Li Tao, a bicycle amateur, has a different view. He said that fifty was too small a number for sale. “Though people are getting wealthy, the market is only confined to those who wish to and are able to show off because a 15,500 RMB bicycle could only worth 4,000-5,000 in real cost, and many people know this clearly. I could tell you the materials of the bike, believe me, the price is absolutely owing to the brand effect.”


Maybe, or maybe not. “Fifty is not a large number, but we should nevertheless remember that we are selling luxuries. We cannot expect for the entire market.” Sun Xiaomei said, and she attributed a limited sale to a limitation of knowledge. “Few people know that BMW produces bicycles,” said Sun, “but once they know the fact, a lot of them will stop to take a look.”


On the brand effect, she by no means agreed. “The products are actually not glorified by brand. They contain high technology and that’s why they are expensive.” She showed the journalist a BMW bike: the frame is made of aluminum alloy which is formed by a very advanced technology – hydraulic pressure; the outer shell is colored by dusting technology and the chain, the gear, the hub, the spokes, all of them comes from Shimano Alivio. Besides, the bike is lightweight and strong. The flowering description resembles the glittering bicycles, making it hardly doubtful that the product deserves the price. “As a Chinese proverb goes, ‘you get what you pay.’ ”Sun added.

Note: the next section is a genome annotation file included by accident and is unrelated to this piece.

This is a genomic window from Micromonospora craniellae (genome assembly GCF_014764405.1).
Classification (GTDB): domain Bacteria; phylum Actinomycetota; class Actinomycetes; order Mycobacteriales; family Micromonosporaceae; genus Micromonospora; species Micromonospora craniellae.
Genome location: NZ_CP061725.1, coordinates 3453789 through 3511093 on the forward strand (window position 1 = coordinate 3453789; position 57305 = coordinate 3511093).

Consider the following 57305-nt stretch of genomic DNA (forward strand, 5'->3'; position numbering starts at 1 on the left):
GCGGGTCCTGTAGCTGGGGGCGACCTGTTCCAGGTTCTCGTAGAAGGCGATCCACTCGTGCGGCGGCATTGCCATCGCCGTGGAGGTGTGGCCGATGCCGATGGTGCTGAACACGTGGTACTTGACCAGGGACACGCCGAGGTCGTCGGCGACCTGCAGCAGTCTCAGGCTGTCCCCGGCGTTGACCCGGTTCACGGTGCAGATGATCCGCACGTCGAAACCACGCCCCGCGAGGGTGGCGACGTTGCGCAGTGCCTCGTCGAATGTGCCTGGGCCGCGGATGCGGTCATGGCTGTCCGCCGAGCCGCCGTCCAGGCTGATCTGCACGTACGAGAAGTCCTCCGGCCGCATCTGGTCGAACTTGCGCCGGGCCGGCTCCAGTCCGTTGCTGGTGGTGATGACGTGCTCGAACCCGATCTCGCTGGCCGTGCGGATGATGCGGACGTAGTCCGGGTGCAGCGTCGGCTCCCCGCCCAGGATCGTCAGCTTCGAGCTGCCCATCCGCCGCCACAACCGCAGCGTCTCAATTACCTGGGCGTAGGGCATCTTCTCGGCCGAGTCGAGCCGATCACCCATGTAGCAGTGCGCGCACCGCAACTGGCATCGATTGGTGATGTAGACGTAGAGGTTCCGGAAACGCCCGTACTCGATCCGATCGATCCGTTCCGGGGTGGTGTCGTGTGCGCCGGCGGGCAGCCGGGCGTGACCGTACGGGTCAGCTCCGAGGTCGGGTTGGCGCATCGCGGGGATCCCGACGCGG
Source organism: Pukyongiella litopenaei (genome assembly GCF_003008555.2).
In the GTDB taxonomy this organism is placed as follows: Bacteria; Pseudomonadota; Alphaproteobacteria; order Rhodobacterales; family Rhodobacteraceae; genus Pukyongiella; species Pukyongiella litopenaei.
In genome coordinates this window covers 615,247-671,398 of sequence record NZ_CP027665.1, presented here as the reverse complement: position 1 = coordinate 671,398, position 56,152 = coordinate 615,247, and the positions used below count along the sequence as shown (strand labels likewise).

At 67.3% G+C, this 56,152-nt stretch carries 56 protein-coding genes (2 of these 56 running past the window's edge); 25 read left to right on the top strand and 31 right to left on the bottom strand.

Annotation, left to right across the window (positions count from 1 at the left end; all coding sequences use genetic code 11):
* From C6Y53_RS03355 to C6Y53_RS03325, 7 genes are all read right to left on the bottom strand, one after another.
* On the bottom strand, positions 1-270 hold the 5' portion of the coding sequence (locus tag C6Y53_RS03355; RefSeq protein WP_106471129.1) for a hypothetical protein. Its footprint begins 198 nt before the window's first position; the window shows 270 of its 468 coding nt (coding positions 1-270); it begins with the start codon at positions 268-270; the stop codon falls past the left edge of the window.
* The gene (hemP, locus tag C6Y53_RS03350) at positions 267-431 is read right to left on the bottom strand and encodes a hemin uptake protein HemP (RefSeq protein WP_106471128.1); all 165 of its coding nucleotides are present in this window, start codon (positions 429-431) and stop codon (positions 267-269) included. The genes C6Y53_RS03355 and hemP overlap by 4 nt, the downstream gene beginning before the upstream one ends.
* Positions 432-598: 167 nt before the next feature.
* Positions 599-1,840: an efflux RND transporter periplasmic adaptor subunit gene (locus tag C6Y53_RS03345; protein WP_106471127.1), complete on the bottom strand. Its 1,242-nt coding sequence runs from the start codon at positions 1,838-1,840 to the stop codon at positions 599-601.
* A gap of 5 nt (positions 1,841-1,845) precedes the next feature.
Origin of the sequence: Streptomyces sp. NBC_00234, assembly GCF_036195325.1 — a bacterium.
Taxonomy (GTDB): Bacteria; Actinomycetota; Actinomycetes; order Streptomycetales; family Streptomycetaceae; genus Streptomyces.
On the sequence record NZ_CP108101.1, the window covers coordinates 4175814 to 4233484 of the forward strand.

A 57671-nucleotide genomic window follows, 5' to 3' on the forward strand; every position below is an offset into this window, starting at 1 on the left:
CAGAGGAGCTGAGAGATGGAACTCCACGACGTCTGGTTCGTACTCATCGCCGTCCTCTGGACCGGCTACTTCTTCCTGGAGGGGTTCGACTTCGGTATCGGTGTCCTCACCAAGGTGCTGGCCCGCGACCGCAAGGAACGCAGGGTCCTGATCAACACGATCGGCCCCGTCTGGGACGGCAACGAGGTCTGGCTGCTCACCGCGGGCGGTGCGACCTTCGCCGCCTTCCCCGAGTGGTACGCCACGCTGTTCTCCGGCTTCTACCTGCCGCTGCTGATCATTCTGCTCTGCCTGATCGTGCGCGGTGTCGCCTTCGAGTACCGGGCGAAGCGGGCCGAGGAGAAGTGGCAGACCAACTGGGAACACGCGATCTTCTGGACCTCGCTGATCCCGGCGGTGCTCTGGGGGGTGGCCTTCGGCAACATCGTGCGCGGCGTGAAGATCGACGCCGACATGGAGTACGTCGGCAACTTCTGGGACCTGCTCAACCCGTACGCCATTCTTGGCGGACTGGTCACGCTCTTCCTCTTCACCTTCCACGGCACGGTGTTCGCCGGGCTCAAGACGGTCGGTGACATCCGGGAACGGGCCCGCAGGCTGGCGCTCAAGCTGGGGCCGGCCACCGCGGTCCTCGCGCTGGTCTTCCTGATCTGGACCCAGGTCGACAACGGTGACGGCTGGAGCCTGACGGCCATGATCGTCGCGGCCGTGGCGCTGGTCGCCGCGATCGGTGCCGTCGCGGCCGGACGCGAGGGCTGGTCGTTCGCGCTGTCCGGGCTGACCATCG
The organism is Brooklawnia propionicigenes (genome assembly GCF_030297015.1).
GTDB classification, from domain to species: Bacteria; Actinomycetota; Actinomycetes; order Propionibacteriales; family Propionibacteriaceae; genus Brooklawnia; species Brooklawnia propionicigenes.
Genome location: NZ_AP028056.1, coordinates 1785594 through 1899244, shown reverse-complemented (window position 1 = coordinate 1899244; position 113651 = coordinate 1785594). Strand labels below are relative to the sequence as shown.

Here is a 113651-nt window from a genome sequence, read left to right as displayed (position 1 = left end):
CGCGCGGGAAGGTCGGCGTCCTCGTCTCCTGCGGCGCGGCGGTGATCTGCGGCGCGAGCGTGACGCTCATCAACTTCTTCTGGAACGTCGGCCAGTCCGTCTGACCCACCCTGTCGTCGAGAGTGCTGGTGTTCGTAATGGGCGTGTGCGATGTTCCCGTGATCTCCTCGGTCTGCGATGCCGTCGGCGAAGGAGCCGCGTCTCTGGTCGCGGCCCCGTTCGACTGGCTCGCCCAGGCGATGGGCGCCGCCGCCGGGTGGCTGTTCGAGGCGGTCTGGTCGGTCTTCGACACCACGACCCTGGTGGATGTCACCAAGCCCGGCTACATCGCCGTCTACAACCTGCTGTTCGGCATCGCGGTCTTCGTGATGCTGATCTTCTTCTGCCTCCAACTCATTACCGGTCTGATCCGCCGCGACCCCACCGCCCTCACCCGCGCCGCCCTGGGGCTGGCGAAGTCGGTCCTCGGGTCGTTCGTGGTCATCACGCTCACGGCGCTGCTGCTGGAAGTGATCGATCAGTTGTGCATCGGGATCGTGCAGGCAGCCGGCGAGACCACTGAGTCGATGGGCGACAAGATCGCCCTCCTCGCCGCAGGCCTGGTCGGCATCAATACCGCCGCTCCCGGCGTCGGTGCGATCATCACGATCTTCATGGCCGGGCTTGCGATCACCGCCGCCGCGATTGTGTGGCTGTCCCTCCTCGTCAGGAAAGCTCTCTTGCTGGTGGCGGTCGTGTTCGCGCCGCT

While speaking to the journalist, Sun saw a couple stop at the entrance of the store. They kept looking at the cheapest city bike, costing about 15,500 RMB. Sun greeted them with a gentle smile.


“How do you think of this bicycle?” asked Sun.


“Well, it’s very nice. I’ll consider it,” said the husband. “But it would be much better if you could lower the price a bit, say 12,000 Yuan, though I am able to afford the present one.”


The couple might be typical of the newly affluent with more disposable incomes with which to spend on luxury goods. But for most people, an over-ten-thousand-Yuan bicycle still sounds weird and extravagant.


Chen Yi, president of the Bicycle Association of Peking University, said that he would never buy any such bikes. “I will not blow my cash in this way,” said he, “Bicycle for me is merely a means of transportation.”


Chen’s view may be shared by a large number of Chinese ordinary people. Many of them purchase bicycles out of necessity rather than luxury – they ride bicycles to school, to work, and for short distance trips. Even in the 1960s when China’s bicycle industry started with few brands, such as Flying Pigeon, Forever and Phoenix, bicycles were valued for its convenience besides its rarity and expenditure.